the enchanting park, embellished with all the ver“* And you, all of you who are here, will be dure, the flowers, and the bird songs of June, and pursued and persecuted. Compromised as you where he had enjoyed so many hours of happiare for your fidelity to my cause, what will be- ness with his much loved Josephine, he stopped come of you! All is over, Caulaincourt. We several times, and turned round to fix his last are now about to part. In a few days I must lingering looks upon the familiar and attractive quit France forever. I will fix my abode in the scene. Little did he then imagine that a dilapiUnited States. In the course of some little time, dated hut, upon the bleak, storm-swept rock of the spot which I shall inhabit will be in a condi. St. Helena, was to be his prison and his tomb. tion to receive the glorious wrecks of the army. At the gate of the park he entered a plain ca. All my old companions in arms will find an asy- leche. General Becker, Count Bertrand, and Salum with me. Who knows but that I may one vary took the three other seats. Several other day or other have a Hospital of Invalids in the carriages followed, occupied by Madame Bertrand United States for my veteran Guards."
and her children, Count Montholon, wife and Suddenly the galloping of horses was heard in child, Las Cases and his son, and several devoted
officers who were anxious to share the fortunes from Malmaison. In this antique castle the Emof the dethroned Emperor. These carriages were peror passed the night. to proceed to Rochefort by another road. The At an early hour the next morning, June 30th, Emperor and his companions were habited in the the rapid journey was resumed. After a melansimple traveling dress of private gentlemen. The choly drive of two or three hours, they arrived at distance from Paris to Rochefort, near the mouth Chateaudun. The mistress of the post-house of the Charente, is about three hundred miles. hastened to the carriage door, and anxiously inThe friends of Napoleon were well aware that at- quired if there was any truth in the report that tempts would be made to secure his assassination the Emperor had been assassinated. She had on the way. They were secretly well provided hardly asked the question, ere she recognized the with arms for a desperate defense. The emotions countenance of Napoleon. For a moment she excited in every bosom were too strong for utter- seemed stunned. Then, raising her eyes to ance. The attitude of the Emperor was calm and heaven and clasping her hands, she burst into a dignified. For several hours there was unbroken flood of tears, and retired weeping bitterly. All silence in the carriage. At ten o'clock at night were much moved at this touching proof of affecthey arrived at Rambouillet, about thirty miles tion. Driving rapidly all day and night, and
meeting with no occurrence to disturb the pro- 1 To this Fouché replied, “Napoleon must emfound sadness of the route, they arrived before bark without delay. You must employ every the break of day, on the morning of the 1st of measure of coercion you may deem necessary, July, at Tours.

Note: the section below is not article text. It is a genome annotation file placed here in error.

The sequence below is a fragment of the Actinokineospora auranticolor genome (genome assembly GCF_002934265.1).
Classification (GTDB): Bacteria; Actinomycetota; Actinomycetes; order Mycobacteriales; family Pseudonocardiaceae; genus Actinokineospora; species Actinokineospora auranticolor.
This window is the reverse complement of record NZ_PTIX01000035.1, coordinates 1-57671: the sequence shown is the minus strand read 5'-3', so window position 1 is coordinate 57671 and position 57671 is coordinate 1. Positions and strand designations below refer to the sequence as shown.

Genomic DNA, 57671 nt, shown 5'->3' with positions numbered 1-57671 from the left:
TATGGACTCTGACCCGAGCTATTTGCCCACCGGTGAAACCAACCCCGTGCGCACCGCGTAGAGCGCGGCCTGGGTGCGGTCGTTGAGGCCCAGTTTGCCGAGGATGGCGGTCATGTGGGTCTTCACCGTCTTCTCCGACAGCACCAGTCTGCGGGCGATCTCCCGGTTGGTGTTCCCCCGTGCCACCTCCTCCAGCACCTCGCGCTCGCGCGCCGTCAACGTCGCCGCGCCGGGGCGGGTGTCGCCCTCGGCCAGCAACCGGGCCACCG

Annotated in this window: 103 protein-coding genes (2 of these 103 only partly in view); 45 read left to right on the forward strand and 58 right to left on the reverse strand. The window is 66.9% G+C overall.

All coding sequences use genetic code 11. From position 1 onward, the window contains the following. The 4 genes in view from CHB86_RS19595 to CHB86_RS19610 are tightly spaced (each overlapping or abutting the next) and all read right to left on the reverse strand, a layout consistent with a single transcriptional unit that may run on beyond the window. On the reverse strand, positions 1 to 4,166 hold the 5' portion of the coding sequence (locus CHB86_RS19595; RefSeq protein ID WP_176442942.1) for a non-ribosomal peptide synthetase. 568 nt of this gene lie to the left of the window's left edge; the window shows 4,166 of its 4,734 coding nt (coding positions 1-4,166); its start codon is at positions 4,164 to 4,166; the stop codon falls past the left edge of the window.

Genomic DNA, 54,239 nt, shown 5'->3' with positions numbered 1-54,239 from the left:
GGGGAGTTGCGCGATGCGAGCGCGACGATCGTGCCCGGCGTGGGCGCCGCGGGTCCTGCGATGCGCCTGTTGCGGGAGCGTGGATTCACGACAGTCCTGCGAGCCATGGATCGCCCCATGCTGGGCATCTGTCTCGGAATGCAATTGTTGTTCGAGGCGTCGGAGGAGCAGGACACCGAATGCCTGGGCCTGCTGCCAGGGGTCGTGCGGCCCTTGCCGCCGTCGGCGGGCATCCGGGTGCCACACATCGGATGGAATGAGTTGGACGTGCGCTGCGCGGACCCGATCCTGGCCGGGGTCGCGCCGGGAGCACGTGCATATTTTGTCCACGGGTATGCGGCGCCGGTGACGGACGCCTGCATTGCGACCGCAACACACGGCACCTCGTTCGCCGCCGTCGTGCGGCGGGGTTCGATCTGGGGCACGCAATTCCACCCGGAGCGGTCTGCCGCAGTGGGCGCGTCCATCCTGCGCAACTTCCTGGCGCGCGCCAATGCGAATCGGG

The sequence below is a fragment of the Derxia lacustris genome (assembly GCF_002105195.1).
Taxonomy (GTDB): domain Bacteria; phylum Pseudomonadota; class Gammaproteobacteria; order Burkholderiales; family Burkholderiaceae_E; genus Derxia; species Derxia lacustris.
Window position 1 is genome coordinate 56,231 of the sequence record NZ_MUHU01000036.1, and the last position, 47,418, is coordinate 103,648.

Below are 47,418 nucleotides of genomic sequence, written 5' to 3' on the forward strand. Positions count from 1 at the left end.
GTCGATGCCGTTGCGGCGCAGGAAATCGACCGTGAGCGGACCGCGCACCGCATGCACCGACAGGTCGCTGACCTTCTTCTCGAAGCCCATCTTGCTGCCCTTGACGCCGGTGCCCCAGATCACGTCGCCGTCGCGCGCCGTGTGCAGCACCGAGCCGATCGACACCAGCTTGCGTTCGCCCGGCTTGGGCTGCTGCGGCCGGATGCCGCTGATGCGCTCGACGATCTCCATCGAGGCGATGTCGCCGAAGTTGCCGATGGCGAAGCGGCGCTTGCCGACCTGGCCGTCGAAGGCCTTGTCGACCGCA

without failing in the respect due to him. Pressing on some fifty miles further, they ar- “As to the services which are offered, our durived at mid-day at Poitiers. The roads were ties toward France, and our engagements to fordusty, and the heat, from a blazing July sun, eign powers, do not permit us to accept of them." sultry and oppressive. At a little post-house The evidence is now conclusive to almost every outside the town the Emperor remained a couple mind that Fouché had all this time been plotting of hours for repose. At two o'clock he again to betray Napoleon to the Allies. He knew that entered his carriage, and proceeded onward to Europe combined could not maintain the Bourbons Niort, where he arrived just as the glooms of upon the throne, so long as the people of France night were settling down over the city. Here saw any possibility of recalling Napoleon. It was the Emperor remained for a day. He was rec- therefore his design to deliver Napoleon up to his ognized by some persons, and the rumor of his enemies. He was afraid to order his arrest until arrival spread rapidly through the city. Cries of Paris should be engirdled by the bayonets of the Vive l'Empereur ! began to resound through the Allies. The exasperated people would instantly streets. An immense concourse immediately sur- have risen to the rescue. Under pretense of waitrounded the hotel, with enthusiastic acclamations ing for a safe-conduct, and affirming that France and with every expression of respect and love. would be dishonored by the Emperor's capture, he During the whole day his rooms were thronged would not allow the frigates to sail when there with officers of the garrison, public functionaries, was the slightest chance of their escaping the and influential citizens. Here the Emperor was British cruisers. He wished to drive the Emperor also informed that all egress from the roadstead on board one of the frigates, so that he could no of Rochefort, by the two frigates prepared for longer be surrounded by the enthusiasm of the him, was effectually prevented by English ships French people, and then to detain the frigates of war. His position was now in the highest until the English cruisers, by his treachery, should possible degree embarrassing. The officers of be accumulated in such numbers as to render esthe army entreated him to place himself at their cape impossible. While, therefore, he was thus head, assuring him that every soldier in the army urging General Becker to “employ every measand all the masses of the people would rally around ure of coercion” to induce the Emperor to embark, him with deathless fervor.